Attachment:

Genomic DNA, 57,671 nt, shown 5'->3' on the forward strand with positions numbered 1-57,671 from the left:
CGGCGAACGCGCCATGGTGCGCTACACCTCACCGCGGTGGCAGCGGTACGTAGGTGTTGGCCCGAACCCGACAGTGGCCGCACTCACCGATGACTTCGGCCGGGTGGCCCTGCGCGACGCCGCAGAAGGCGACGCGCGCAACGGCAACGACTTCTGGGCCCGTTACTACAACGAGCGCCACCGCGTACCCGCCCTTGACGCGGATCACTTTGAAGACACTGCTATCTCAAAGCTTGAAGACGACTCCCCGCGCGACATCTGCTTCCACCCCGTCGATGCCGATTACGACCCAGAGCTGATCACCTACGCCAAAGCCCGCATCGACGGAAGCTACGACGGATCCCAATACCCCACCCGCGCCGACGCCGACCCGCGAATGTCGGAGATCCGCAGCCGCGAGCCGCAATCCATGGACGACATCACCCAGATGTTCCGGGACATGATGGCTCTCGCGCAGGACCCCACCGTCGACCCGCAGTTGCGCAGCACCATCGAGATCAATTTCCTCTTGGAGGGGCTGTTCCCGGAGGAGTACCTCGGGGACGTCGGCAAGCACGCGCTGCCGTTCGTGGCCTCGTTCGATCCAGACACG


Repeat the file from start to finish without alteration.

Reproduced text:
Genomic DNA, 57,671 nt, shown 5'->3' on the forward strand with positions numbered 1-57,671 from the left:
CGGCGAACGCGCCATGGTGCGCTACACCTCACCGCGGTGGCAGCGGTACGTAGGTGTTGGCCCGAACCCGACAGTGGCCGCACTCACCGATGACTTCGGCCGGGTGGCCCTGCGCGACGCCGCAGAAGGCGACGCGCGCAACGGCAACGACTTCTGGGCCCGTTACTACAACGAGCGCCACCGCGTACCCGCCCTTGACGCGGATCACTTTGAAGACACTGCTATCTCAAAGCTTGAAGACGACTCCCCGCGCGACATCTGCTTCCACCCCGTCGATGCCGATTACGACCCAGAGCTGATCACCTACGCCAAAGCCCGCATCGACGGAAGCTACGACGGATCCCAATACCCCACCCGCGCCGACGCCGACCCGCGAATGTCGGAGATCCGCAGCCGCGAGCCGCAATCCATGGACGACATCACCCAGATGTTCCGGGACATGATGGCTCTCGCGCAGGACCCCACCGTCGACCCGCAGTTGCGCAGCACCATCGAGATCAATTTCCTCTTGGAGGGGCTGTTCCCGGAGGAGTACCTCGGGGACGTCGGCAAGCACGCGCTGCCGTTCGTGGCCTCGTTCGATCCAGACACG